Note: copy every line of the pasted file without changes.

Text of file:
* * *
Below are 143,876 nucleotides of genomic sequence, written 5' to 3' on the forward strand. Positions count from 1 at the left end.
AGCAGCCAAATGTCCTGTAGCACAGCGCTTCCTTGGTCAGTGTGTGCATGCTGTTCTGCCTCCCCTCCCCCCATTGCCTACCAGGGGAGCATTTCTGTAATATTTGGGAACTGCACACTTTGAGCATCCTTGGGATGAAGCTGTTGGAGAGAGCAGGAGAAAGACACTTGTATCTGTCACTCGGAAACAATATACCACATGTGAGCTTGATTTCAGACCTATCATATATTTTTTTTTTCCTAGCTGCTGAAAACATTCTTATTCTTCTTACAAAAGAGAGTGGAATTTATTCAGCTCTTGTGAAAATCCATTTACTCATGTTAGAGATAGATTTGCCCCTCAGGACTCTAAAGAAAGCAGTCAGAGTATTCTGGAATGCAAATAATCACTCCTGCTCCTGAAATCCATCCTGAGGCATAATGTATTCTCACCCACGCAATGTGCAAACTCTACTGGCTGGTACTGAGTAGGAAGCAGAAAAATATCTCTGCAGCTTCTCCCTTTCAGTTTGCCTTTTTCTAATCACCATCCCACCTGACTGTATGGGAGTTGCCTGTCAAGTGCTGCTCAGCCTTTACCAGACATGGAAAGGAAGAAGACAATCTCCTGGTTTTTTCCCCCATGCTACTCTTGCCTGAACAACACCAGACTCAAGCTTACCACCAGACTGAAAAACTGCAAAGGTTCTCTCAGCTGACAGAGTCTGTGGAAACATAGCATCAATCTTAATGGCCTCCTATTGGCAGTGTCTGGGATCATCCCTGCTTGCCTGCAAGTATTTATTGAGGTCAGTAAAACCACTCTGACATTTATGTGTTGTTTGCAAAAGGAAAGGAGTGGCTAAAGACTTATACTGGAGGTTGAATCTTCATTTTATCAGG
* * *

Below are 143,876 nucleotides of genomic sequence, written 5' to 3' on the forward strand. Positions count from 1 at the left end.
AGCAGCCAAATGTCCTGTAGCACAGCGCTTCCTTGGTCAGTGTGTGCATGCTGTTCTGCCTCCCCTCCCCCCATTGCCTACCAGGGGAGCATTTCTGTAATATTTGGGAACTGCACACTTTGAGCATCCTTGGGATGAAGCTGTTGGAGAGAGCAGGAGAAAGACACTTGTATCTGTCACTCGGAAACAATATACCACATGTGAGCTTGATTTCAGACCTATCATATATTTTTTTTTTCCTAGCTGCTGAAAACATTCTTATTCTTCTTACAAAAGAGAGTGGAATTTATTCAGCTCTTGTGAAAATCCATTTACTCATGTTAGAGATAGATTTGCCCCTCAGGACTCTAAAGAAAGCAGTCAGAGTATTCTGGAATGCAAATAATCACTCCTGCTCCTGAAATCCATCCTGAGGCATAATGTATTCTCACCCACGCAATGTGCAAACTCTACTGGCTGGTACTGAGTAGGAAGCAGAAAAATATCTCTGCAGCTTCTCCCTTTCAGTTTGCCTTTTTCTAATCACCATCCCACCTGACTGTATGGGAGTTGCCTGTCAAGTGCTGCTCAGCCTTTACCAGACATGGAAAGGAAGAAGACAATCTCCTGGTTTTTTCCCCCATGCTACTCTTGCCTGAACAACACCAGACTCAAGCTTACCACCAGACTGAAAAACTGCAAAGGTTCTCTCAGCTGACAGAGTCTGTGGAAACATAGCATCAATCTTAATGGCCTCCTATTGGCAGTGTCTGGGATCATCCCTGCTTGCCTGCAAGTATTTATTGAGGTCAGTAAAACCACTCTGACATTTATGTGTTGTTTGCAAAAGGAAAGGAGTGGCTAAAGACTTATACTGGAGGTTGAATCTTCATTTTATCAGG